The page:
Burgard filed unfair labor practice charges with the Board against the Union and the Employer, leading to the issuance of unfair labor practice complaints against both parties. The complaints were directed to both the maintenance of an overly broad and unlawful superseniority clause in the collective bargaining agreement, and its application in this instance.*fn2 The Administrative Law Judge (ALJ) dismissed the complaints on all counts. He found that the listed exceptions in the superseniority clause saved it from overbreadth and that Beightol's exercise of superseniority was a lawful geographically defensive use of superseniority.

A majority of the Board, by a 2 to 1 decision, disagreed with the ALJ. In an opinion and order issued January 15, 1992, the Board found that the superseniority provision was unlawful on its face and in its application. See Joy Technologies, Inc., 306 N.L.R.B. No. 1, 139 L.R.R.M. 1195 (Jan. 15, 1992). Specifically, it concluded that the Employer had engaged in unfair labor practices in violation of sections 8(a)(1), 8(a)(2), and 8(a)(3) of the NLRA*fn3 (i) by maintaining an overly broad superseniority provision in the collective bargaining agreement; and (ii) by transferring a GRP position from Plant 1 to Plant 2 and filling it with the union committeeperson, Beightol. Id. at 2-3, 139 L.R.R.M. at 1197-98. The Board also concluded that the Union had engaged in unfair labor practices in violation of sections 8(b)(1)(A) and 8(b)(2) of the NLRA*fn4 (i) by maintaining an overly broad superseniority provision in the collective bargaining agreement; and (ii) by demanding that the Employer transfer a GRP position from Plant 1 to Plant 2 to be filled by the union committeeperson, Beightol. Id. The Board ordered that the GRP position be returned to Plant 1 and that all personnel actions that resulted from that transfer be rescinded; that any affected employees be made whole for any loss of earnings; and that the Union and the Employer cease and desist from maintaining and enforcing the superseniority provisions in the collective bargaining agreement. Id. at 4, 139 L.R.R.M. at 1198.

The Board petitioned for enforcement of its decision and order. We have jurisdiction under 29 U.S.C. § 160(e) (1988). II.

Discussion

A.

Standard of Review

Our review of decisions of the Board is circumscribed. We review factual findings to determine if they are supported by substantial evidence on the record as a whole. See NLRB v. Rockwood Energy & Mineral Corp., 942 F.2d 169, 173 (3d Cir. 1991); Local 825, Int'l Union of Operating Eng'rs v. NLRB, 829 F.2d 458, 460 (3d Cir. 1987). We will enforce a Board order that rests on a construction of the NLRA that is not "an unreasonable or unprincipled construction of the statute." Ford Motor Co. v. NLRB, 441 U.S. 488, 497, 60 L. Ed. 2d 420, 99 S. Ct. 1842 (1978); International Bhd. of Elec. Workers, Local 803 v. NLRB, 826 F.2d 1283, 1287 (3d Cir. 1987).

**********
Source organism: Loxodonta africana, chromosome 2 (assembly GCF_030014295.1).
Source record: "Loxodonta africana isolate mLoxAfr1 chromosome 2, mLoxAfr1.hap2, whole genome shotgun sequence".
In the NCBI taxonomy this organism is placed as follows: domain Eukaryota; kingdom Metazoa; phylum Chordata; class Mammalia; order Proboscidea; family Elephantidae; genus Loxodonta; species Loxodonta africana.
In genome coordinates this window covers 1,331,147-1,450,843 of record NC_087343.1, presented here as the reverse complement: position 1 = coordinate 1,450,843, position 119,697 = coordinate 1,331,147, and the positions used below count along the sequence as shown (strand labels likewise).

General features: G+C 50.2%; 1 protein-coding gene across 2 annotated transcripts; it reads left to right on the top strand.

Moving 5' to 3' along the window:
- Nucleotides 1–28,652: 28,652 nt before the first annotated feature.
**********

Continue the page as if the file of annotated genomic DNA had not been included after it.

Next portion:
Because there is no challenge to any factual findings of the Board, we will review only to determine whether the Board's determination that the superseniority clause was presumptively unlawful and unlawfully applied rests on a reasonable construction of the NLRA.

B.

Overbreadth of Superseniority Provision

It has been the Board's position that superseniority clauses, which give seniority to active union workers over natural seniority, must be scrutinized in light of section 8(a)(3) of the NLRA, which makes it an unfair labor practice for employers "by discrimination in regard to hire or tenure of employment or any term or condition of employment to encourage or discourage membership in any labor organization," 29 U.S.C. § 158(a)(3) (1988), and section 8(b)(2), which makes it an unfair labor practice for a union "to cause or attempt to cause an employer to discriminate against an employee in violation of subsection (a)(3) of this section." Id. § 158(b)(2). Any exercise of superseniority raises potential problems under the NLRA because a superseniority clause necessarily ties job rights and benefits to union activities, thereby encouraging union participation.

Nonetheless, the Board has not deemed superseniority clauses per se unlawful, a position which we have affirmed. See D'Amico v. NLRB, 582 F.2d 820, 825 (3d Cir. 1978) ("a superseniority provision in a collective bargaining agreement is not necessarily impermissible under [the NLRA]"). The Board has, however, held that "super seniority clauses which are not on their face limited to layoff and recall are presumptively unlawful, and that the burden of rebutting that presumption (i.e., establishing justification) rests on the shoulders of the party asserting their legality." Dairylea Cooperative, Inc., 219 N.L.R.B. 656, 658 (1975), enforced sub nom., NLRB v. Milk Drivers & Dairy Employees, Local 338, 531 F.2d 1162 (2d Cir. 1976).